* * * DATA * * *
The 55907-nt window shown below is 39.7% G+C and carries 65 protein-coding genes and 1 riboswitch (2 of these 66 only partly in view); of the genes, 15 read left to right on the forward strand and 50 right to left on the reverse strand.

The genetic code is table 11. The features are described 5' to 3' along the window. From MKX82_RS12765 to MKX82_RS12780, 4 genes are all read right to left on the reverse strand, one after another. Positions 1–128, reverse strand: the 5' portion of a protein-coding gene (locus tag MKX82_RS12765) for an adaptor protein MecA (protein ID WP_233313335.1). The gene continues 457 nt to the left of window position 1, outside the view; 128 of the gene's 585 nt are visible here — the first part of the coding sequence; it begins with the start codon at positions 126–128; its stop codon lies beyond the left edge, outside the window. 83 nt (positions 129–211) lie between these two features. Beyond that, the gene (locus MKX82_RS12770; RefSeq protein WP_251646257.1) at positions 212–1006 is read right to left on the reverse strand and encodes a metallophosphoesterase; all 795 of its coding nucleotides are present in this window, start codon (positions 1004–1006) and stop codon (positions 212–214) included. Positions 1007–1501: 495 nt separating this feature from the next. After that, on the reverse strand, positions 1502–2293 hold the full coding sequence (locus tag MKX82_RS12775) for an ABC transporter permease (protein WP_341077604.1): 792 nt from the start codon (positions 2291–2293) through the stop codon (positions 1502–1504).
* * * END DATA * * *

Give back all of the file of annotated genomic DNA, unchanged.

The 55907-nt window shown below is 39.7% G+C and carries 65 protein-coding genes and 1 riboswitch (2 of these 66 only partly in view); of the genes, 15 read left to right on the forward strand and 50 right to left on the reverse strand.

The genetic code is table 11. The features are described 5' to 3' along the window. From MKX82_RS12765 to MKX82_RS12780, 4 genes are all read right to left on the reverse strand, one after another. Positions 1–128, reverse strand: the 5' portion of a protein-coding gene (locus tag MKX82_RS12765) for an adaptor protein MecA (protein ID WP_233313335.1). The gene continues 457 nt to the left of window position 1, outside the view; 128 of the gene's 585 nt are visible here — the first part of the coding sequence; it begins with the start codon at positions 126–128; its stop codon lies beyond the left edge, outside the window. 83 nt (positions 129–211) lie between these two features. Beyond that, the gene (locus MKX82_RS12770; RefSeq protein WP_251646257.1) at positions 212–1006 is read right to left on the reverse strand and encodes a metallophosphoesterase; all 795 of its coding nucleotides are present in this window, start codon (positions 1004–1006) and stop codon (positions 212–214) included. Positions 1007–1501: 495 nt separating this feature from the next. After that, on the reverse strand, positions 1502–2293 hold the full coding sequence (locus tag MKX82_RS12775) for an ABC transporter permease (protein WP_341077604.1): 792 nt from the start codon (positions 2291–2293) through the stop codon (positions 1502–1504).